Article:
Man's - and woman's - best friend could be your very own personal trainer. You come home in the evening and your dog has got a lead in it's mouth looking at you. You feel guilty because the dog hasn't been walked. It doesn't matter whether it's 15 minutes or five minutes, whatever - they'll love you for it and you're getting your exercise. I mean, why have a dog and pay someone to walk it, then pay a personal trainer for yourself. Rescue centres are always appealing for owners to give a pet its forever home - it could be the first step to those 10,000 a day.


"You can build up to 30 minutes or more a day by being active for 10 minutes at a time," says Jason King from Get Ireland Walking. "10,000 steps generally equates to roughly 8km. You would be surprised how quickly one can attain this by introducing short conscious walks into our day."


"Leave your shoes and walking gear by the door, or in the car," says King, "so that they are always available if the opportunity to get active presents itself."


Technology can be a problem when it's a barrier to the constant, light exercise that used to be an unavoidable part of daily life. We have robots now that will clean our floors, websites where we do our shopping. Compare how you're faring with members of the Amish people, whose average daily step count is in the range of 15,000 for females and 18,000 for males - because they're still living without automation. Here, the average person gets 8,000 to 9,000 steps."

Technology is part of the problem - some of us even order our groceries online so we don't even get a stroll around the supermarket.


It's all about finding quick and easy strategies to add those few extra steps into the things you do everyday. Park in the parking space that's furthest away from the door - after all, all the spaces closest to the door are usually gone anyway as nobody wants to go there. That's 30-40m of a walk. Take the stairs instead of the lift as much as you can.


Not to do a complete volte face on point number 11, but there is an upside to our hi-tech world too. If you have a pedometer or an activity tracking device that will count your steps then that will hold you accountable - and you'll find yourself looking at it and wanting to improve your reading. Nor do you need to splash out on a fancy new gadget - every smart phone has a health app in it and that will track your step count on a daily basis.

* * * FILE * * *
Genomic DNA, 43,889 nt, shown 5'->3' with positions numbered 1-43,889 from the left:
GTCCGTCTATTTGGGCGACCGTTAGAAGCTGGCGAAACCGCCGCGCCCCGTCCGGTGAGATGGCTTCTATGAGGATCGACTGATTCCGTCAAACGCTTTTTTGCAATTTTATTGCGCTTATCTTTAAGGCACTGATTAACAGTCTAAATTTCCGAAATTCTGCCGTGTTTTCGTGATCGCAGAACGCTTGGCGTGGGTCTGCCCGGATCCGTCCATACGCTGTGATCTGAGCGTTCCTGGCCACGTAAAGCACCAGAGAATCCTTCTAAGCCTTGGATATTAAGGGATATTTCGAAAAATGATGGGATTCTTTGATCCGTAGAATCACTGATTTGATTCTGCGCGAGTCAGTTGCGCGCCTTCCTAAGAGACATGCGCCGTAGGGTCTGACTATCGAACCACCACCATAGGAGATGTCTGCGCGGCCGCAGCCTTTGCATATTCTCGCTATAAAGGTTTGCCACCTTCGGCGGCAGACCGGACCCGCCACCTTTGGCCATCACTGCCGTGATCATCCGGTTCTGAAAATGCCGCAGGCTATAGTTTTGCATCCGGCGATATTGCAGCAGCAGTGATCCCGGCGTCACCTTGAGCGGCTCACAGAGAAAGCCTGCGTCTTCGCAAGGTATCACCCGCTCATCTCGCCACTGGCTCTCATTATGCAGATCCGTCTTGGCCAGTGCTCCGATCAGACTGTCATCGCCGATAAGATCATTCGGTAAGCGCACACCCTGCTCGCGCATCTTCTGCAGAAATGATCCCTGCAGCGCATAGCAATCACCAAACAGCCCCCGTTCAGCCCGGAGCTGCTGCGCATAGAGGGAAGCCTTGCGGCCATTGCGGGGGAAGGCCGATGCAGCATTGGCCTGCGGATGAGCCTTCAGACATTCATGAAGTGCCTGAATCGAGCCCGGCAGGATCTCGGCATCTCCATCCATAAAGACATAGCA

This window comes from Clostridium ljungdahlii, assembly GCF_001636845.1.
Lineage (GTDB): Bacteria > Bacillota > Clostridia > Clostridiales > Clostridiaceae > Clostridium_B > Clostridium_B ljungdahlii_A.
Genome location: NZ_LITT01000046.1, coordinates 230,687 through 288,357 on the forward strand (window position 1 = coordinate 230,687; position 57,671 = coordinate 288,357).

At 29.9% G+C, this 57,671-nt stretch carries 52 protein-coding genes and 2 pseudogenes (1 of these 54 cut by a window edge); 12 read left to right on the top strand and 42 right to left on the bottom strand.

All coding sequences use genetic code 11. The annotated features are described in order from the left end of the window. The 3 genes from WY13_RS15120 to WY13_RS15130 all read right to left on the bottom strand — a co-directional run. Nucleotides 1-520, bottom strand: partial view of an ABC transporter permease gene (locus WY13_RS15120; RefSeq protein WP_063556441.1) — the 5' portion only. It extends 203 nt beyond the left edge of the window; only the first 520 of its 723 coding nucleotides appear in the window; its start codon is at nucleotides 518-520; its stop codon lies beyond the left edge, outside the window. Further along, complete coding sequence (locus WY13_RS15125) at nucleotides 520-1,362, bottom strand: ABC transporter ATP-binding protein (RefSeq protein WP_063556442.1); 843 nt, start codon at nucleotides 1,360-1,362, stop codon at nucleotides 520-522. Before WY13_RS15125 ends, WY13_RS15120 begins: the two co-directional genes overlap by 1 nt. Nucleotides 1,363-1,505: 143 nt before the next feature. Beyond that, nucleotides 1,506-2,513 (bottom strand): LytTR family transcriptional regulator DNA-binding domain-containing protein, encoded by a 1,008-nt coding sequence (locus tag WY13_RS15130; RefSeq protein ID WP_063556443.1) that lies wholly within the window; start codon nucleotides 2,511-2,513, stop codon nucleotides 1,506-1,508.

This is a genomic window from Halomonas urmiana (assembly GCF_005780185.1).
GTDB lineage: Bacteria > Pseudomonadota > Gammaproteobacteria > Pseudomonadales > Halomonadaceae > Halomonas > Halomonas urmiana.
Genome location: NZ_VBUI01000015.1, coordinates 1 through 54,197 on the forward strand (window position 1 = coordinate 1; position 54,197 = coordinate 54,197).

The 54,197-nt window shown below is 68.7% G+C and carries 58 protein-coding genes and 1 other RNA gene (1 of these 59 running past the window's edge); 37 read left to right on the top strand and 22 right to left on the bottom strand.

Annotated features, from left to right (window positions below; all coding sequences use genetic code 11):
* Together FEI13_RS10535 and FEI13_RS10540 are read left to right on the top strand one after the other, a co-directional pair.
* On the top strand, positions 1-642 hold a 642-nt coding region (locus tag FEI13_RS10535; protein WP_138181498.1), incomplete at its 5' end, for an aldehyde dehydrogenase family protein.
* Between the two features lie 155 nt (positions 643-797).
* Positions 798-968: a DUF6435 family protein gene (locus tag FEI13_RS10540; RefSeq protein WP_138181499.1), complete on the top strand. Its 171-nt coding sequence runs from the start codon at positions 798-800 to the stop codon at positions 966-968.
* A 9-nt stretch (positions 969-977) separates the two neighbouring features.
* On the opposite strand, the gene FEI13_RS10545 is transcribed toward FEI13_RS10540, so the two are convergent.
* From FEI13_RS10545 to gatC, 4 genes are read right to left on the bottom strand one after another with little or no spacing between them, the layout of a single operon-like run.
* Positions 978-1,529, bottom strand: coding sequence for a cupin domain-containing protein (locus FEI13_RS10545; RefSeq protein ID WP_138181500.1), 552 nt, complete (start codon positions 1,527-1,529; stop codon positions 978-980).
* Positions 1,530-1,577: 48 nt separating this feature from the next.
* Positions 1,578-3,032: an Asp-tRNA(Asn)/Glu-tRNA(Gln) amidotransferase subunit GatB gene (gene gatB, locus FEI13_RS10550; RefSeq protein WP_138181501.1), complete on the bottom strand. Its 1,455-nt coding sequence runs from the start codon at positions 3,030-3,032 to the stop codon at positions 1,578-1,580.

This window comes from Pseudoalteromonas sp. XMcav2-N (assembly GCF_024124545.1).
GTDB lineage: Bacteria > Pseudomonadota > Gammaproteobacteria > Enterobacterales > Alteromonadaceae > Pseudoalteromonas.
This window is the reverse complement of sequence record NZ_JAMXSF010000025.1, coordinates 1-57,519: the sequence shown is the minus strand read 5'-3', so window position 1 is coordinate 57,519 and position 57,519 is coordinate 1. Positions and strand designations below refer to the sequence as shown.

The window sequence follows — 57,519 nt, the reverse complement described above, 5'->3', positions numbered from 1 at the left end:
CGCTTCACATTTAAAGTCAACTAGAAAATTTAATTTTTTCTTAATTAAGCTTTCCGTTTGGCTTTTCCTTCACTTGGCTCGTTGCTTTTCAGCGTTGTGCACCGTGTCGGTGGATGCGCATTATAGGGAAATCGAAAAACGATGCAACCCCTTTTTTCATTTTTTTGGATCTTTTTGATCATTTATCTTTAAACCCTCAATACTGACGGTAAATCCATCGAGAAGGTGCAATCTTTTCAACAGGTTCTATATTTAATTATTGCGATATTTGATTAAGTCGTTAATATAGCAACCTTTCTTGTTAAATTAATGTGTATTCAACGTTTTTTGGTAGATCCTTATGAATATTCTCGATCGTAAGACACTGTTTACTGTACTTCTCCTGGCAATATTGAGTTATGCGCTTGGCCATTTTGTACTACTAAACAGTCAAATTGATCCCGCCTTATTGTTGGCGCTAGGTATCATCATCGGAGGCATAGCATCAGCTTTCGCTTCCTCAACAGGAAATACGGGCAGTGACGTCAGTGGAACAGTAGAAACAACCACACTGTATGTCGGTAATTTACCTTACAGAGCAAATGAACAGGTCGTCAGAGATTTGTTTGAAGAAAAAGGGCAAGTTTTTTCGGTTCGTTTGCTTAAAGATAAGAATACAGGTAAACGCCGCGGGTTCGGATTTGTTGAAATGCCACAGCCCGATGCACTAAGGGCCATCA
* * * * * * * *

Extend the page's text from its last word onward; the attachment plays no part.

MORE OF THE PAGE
The fancy name for fidgeting is 'non-exercise adaptive thermogenesis'. What that means is simply burning calories without actually exercising. You see people who tend to not carry a lot of weight - one common trend many of them will have is that they tend to fidget a lot. Something as simple as getting into the habit of drumming out beats with your feet can actually burn a few extra calories in a day. You can do it with your hands as well, but people tend to notice that more.


If something as small as fidgeting can be the difference between carrying extra weight versus not carrying weight, then it's hardly going to be necessary for people to believe that they have to go off and do some sort of crazy insane high-intensity workout that they read about in a magazine somewhere to see results.

Get yourself set up with a simple routine you can stick to, and be consistent with that. It may even feel easy when you do it initially but then over time at your own pace, you can try to increase the intensity bit by bit.

Or you can get a coach, who can slowly start to progress the intensity and increase the calorie burn, so that as you make progress the benefits don't stall.


As Leanne Davis of Run Mummy Run explains, a running club is a good start if you want to find like-minded individuals who share your passion. "They have moved on a lot from days gone by," she says. "There are so many sociable running clubs out there now catering for all types of abilities, focusing on fun and support.

Not only will the regular meet-ups keep you interested and motivated but it's likely to open up a world of friendships and running buddies." If running isn't your thing, outdoor swimming friends or dancing mates are every bit as good.

Belfast Telegraph